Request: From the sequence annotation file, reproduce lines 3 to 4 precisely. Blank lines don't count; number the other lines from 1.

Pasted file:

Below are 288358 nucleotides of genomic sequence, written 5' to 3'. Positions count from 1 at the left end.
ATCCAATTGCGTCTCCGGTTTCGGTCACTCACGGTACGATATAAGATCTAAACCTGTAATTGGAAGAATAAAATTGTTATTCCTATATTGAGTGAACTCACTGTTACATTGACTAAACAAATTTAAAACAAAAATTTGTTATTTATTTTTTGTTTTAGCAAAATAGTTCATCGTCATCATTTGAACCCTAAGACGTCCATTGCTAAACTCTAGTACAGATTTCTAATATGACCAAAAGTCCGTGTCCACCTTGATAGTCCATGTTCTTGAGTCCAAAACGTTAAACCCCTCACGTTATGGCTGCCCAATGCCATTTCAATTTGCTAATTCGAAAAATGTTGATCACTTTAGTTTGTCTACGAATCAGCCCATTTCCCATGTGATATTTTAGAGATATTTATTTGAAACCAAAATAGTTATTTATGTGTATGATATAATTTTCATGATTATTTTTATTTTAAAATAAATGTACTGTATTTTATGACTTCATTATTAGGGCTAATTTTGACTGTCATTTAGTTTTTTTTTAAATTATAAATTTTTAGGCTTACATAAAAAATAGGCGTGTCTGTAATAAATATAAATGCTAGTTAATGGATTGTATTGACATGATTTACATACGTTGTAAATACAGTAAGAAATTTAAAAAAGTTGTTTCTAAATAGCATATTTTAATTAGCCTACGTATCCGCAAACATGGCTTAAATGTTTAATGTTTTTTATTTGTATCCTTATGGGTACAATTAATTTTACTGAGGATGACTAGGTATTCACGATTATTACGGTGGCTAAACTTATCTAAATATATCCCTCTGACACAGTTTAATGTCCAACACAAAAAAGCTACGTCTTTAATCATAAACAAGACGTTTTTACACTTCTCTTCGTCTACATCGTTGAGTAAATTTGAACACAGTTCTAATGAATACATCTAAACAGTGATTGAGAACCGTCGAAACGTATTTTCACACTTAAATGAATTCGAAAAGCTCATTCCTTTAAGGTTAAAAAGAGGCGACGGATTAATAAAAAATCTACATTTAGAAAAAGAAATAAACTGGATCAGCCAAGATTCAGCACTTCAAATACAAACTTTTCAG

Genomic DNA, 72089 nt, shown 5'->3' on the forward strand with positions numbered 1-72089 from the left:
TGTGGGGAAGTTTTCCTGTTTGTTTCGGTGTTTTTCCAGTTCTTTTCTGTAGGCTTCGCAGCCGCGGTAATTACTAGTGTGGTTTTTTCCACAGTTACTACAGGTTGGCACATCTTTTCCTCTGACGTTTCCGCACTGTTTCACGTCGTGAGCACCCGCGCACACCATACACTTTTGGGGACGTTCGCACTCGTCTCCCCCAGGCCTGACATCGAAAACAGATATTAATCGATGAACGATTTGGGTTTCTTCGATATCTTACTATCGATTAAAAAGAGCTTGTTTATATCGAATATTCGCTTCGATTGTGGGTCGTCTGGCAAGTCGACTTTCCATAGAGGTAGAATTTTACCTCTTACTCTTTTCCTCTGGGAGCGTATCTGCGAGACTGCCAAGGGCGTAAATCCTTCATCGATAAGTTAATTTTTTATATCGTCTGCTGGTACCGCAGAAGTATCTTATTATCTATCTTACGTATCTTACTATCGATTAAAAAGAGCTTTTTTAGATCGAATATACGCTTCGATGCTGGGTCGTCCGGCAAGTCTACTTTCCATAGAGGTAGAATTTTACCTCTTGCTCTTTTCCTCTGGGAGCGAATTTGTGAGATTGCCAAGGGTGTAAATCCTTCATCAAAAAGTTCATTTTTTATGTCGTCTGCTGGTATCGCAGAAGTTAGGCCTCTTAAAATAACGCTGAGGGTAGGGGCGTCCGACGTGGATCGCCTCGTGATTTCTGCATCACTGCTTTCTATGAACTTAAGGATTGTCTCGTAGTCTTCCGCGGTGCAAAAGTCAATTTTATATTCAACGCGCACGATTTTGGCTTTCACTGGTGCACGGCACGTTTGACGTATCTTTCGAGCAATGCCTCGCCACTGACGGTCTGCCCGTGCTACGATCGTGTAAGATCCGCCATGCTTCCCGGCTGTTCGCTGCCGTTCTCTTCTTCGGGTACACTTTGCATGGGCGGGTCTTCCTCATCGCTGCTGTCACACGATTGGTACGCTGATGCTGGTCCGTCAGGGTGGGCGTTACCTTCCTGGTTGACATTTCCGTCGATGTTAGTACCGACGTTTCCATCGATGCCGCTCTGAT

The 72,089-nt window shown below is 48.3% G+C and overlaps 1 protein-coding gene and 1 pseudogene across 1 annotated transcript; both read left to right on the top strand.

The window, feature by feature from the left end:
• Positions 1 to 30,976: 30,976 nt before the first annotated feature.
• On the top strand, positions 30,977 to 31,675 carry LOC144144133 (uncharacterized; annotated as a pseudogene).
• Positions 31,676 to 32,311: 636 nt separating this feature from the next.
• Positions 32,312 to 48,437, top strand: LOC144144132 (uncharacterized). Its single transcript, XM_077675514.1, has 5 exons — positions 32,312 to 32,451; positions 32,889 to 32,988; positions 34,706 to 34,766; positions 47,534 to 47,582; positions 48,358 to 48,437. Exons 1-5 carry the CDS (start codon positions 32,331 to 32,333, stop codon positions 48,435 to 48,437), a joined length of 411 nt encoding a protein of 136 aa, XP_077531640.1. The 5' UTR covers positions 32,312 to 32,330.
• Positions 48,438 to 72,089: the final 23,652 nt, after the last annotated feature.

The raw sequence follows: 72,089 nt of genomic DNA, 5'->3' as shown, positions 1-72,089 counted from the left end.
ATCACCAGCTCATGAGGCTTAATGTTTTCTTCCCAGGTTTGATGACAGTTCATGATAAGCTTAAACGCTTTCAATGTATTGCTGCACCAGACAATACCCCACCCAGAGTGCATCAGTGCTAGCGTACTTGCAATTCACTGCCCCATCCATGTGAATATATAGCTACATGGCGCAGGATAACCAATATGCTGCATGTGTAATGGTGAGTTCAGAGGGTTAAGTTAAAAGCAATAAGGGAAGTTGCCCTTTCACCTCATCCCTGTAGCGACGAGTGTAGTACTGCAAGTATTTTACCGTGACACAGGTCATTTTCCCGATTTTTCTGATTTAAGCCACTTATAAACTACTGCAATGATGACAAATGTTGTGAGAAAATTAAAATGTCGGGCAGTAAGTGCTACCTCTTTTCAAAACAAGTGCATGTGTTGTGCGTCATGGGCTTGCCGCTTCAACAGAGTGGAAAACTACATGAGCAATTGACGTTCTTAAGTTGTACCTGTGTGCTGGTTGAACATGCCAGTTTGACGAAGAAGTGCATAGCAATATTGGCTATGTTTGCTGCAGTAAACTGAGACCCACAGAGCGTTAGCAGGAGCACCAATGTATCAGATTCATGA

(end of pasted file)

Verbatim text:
Genomic DNA, 72089 nt, shown 5'->3' on the forward strand with positions numbered 1-72089 from the left:
TGTGGGGAAGTTTTCCTGTTTGTTTCGGTGTTTTTCCAGTTCTTTTCTGTAGGCTTCGCAGCCGCGGTAATTACTAGTGTGGTTTTTTCCACAGTTACTACAGGTTGGCACATCTTTTCCTCTGACGTTTCCGCACTGTTTCACGTCGTGAGCACCCGCGCACACCATACACTTTTGGGGACGTTCGCACTCGTCTCCCCCAGGCCTGACATCGAAAACAGATATTAATCGATGAACGATTTGGGTTTCTTCGATATCTTACTATCGATTAAAAAGAGCTTGTTTATATCGAATATTCGCTTCGATTGTGGGTCGTCTGGCAAGTCGACTTTCCATAGAGGTAGAATTTTACCTCTTACTCTTTTCCTCTGGGAGCGTATCTGCGAGACTGCCAAGGGCGTAAATCCTTCATCGATAAGTTAATTTTTTATATCGTCTGCTGGTACCGCAGAAGTATCTTATTATCTATCTTACGTATCTTACTATCGATTAAAAAGAGCTTTTTTAGATCGAATATACGCTTCGATGCTGGGTCGTCCGGCAAGTCTACTTTCCATAGAGGTAGAATTTTACCTCTTGCTCTTTTCCTCTGGGAGCGAATTTGTGAGATTGCCAAGGGTGTAAATCCTTCATCAAAAAGTTCATTTTTTATGTCGTCTGCTGGTATCGCAGAAGTTAGGCCTCTTAAAATAACGCTGAGGGTAGGGGCGTCCGACGTGGATCGCCTCGTGATTTCTGCATCACTGCTTTCTATGAACTTAAGGATTGTCTCGTAGTCTTCCGCGGTGCAAAAGTCAATTTTATATTCAACGCGCACGATTTTGGCTTTCACTGGTGCACGGCACGTTTGACGTATCTTTCGAGCAATGCCTCGCCACTGACGGTCTGCCCGTGCTACGATCGTGTAAGATCCGCCATGCTTCCCGGCTGTTCGCTGCCGTTCTCTTCTTCGGGTACACTTTGCATGGGCGGGTCTTCCTCATCGCTGCTGTCACACGATTGGTACGCTGATGCTGGTCCGTCAGGGTGGGCGTTACCTTCCTGGTTGACATTTCCGTCGATGTTAGTACCGACGTTTCCATCGATGCCGCTCTGAT